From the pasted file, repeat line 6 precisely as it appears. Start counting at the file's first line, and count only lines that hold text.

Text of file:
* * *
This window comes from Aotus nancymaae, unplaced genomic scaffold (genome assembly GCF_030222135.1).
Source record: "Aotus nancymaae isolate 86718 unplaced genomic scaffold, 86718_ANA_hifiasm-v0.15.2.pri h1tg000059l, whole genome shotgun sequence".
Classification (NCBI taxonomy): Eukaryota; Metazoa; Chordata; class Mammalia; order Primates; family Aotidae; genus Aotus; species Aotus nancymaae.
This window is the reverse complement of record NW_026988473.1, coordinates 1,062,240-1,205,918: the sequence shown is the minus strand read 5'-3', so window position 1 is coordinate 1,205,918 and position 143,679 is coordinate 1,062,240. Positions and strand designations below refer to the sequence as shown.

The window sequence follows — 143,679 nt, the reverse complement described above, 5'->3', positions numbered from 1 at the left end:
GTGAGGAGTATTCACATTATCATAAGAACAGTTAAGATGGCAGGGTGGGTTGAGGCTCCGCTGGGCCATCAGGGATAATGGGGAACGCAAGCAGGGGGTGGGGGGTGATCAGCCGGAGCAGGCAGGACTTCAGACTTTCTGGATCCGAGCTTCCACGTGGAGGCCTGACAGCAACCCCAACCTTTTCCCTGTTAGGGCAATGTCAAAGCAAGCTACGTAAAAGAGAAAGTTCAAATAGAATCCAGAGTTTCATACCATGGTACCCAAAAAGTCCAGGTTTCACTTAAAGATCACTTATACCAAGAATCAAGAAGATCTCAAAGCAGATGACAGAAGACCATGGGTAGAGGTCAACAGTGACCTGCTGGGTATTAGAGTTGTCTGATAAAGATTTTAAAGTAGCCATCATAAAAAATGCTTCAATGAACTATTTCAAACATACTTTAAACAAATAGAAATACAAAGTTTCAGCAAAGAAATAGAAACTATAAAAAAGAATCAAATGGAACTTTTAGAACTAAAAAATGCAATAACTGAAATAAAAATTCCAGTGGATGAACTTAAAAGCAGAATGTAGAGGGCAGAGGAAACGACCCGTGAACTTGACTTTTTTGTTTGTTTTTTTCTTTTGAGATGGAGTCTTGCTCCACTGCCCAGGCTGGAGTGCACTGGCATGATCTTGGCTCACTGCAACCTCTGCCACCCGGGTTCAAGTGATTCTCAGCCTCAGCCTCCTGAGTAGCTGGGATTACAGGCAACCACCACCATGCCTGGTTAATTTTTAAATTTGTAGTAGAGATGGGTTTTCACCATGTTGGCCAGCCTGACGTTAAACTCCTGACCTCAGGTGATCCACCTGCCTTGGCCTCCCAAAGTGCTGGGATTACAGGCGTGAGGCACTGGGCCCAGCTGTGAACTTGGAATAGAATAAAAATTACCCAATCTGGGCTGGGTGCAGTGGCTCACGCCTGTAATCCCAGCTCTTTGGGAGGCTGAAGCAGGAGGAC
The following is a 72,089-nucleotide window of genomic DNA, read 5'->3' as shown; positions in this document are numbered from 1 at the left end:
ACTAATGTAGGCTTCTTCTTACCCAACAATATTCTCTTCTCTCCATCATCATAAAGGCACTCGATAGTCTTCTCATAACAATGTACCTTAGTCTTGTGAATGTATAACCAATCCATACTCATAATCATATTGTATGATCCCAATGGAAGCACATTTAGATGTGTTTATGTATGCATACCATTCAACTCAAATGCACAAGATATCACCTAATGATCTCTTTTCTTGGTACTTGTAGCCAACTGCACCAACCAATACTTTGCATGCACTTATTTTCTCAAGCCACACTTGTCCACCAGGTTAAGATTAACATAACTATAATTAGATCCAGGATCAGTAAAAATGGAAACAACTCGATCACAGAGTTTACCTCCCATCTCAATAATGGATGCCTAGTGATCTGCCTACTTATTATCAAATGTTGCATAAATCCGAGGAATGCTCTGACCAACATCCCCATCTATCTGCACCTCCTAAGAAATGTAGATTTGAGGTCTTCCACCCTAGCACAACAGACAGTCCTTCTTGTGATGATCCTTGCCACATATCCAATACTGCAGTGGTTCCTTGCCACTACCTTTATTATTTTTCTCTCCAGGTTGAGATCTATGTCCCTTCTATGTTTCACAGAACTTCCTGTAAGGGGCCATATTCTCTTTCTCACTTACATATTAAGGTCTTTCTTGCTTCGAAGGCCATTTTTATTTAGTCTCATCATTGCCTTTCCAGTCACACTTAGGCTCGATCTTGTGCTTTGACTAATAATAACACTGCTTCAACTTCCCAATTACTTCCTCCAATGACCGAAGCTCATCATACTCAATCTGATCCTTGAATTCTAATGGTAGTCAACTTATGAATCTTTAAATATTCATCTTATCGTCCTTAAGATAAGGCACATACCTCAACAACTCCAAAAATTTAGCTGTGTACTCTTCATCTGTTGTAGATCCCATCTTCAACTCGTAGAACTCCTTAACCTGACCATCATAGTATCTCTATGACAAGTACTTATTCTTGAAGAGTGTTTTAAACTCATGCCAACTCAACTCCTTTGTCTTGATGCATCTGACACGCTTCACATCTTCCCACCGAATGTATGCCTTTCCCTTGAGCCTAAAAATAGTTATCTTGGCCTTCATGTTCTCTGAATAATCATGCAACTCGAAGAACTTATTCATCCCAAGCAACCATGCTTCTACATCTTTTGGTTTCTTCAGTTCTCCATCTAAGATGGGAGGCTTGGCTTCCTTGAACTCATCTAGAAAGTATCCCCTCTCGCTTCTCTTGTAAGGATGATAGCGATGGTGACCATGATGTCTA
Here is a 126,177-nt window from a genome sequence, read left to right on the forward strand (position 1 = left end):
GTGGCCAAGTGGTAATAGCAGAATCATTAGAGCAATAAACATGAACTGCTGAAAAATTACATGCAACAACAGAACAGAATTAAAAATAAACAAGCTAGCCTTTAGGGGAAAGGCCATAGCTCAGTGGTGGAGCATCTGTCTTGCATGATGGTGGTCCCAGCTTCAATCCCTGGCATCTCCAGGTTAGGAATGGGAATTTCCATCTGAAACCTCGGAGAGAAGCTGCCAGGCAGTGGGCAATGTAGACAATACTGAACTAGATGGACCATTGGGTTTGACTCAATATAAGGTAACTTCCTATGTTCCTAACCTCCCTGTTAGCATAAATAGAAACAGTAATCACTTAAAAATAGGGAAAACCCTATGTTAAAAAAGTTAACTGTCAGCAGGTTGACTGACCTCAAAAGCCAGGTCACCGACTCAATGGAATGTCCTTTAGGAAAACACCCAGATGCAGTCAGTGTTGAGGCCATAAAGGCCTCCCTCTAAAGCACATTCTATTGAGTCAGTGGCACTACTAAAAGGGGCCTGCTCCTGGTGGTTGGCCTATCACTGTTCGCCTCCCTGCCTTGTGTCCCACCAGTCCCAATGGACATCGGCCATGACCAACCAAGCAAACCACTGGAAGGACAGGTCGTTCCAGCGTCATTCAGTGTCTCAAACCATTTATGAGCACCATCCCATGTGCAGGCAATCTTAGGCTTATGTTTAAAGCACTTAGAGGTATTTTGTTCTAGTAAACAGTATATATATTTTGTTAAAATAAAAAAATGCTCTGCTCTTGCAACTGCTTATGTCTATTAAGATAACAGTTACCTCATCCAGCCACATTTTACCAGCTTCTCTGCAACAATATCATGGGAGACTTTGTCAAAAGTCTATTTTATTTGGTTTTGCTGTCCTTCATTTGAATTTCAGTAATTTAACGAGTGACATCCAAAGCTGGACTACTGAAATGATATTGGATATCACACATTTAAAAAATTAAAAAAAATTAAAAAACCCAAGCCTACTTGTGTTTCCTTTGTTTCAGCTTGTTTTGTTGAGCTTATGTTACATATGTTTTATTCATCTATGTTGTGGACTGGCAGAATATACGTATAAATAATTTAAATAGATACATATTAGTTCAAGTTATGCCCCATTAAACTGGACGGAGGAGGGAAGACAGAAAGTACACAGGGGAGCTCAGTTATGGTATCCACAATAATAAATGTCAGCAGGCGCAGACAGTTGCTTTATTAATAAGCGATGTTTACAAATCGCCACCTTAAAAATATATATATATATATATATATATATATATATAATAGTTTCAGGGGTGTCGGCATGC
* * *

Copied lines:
GTGAGGAGTATTCACATTATCATAAGAACAGTTAAGATGGCAGGGTGGGTTGAGGCTCCGCTGGGCCATCAGGGATAATGGGGAACGCAAGCAGGGGGTGGGGGGTGATCAGCCGGAGCAGGCAGGACTTCAGACTTTCTGGATCCGAGCTTCCACGTGGAGGCCTGACAGCAACCCCAACCTTTTCCCTGTTAGGGCAATGTCAAAGCAAGCTACGTAAAAGAGAAAGTTCAAATAGAATCCAGAGTTTCATACCATGGTACCCAAAAAGTCCAGGTTTCACTTAAAGATCACTTATACCAAGAATCAAGAAGATCTCAAAGCAGATGACAGAAGACCATGGGTAGAGGTCAACAGTGACCTGCTGGGTATTAGAGTTGTCTGATAAAGATTTTAAAGTAGCCATCATAAAAAATGCTTCAATGAACTATTTCAAACATACTTTAAACAAATAGAAATACAAAGTTTCAGCAAAGAAATAGAAACTATAAAAAAGAATCAAATGGAACTTTTAGAACTAAAAAATGCAATAACTGAAATAAAAATTCCAGTGGATGAACTTAAAAGCAGAATGTAGAGGGCAGAGGAAACGACCCGTGAACTTGACTTTTTTGTTTGTTTTTTTCTTTTGAGATGGAGTCTTGCTCCACTGCCCAGGCTGGAGTGCACTGGCATGATCTTGGCTCACTGCAACCTCTGCCACCCGGGTTCAAGTGATTCTCAGCCTCAGCCTCCTGAGTAGCTGGGATTACAGGCAACCACCACCATGCCTGGTTAATTTTTAAATTTGTAGTAGAGATGGGTTTTCACCATGTTGGCCAGCCTGACGTTAAACTCCTGACCTCAGGTGATCCACCTGCCTTGGCCTCCCAAAGTGCTGGGATTACAGGCGTGAGGCACTGGGCCCAGCTGTGAACTTGGAATAGAATAAAAATTACCCAATCTGGGCTGGGTGCAGTGGCTCACGCCTGTAATCCCAGCTCTTTGGGAGGCTGAAGCAGGAGGAC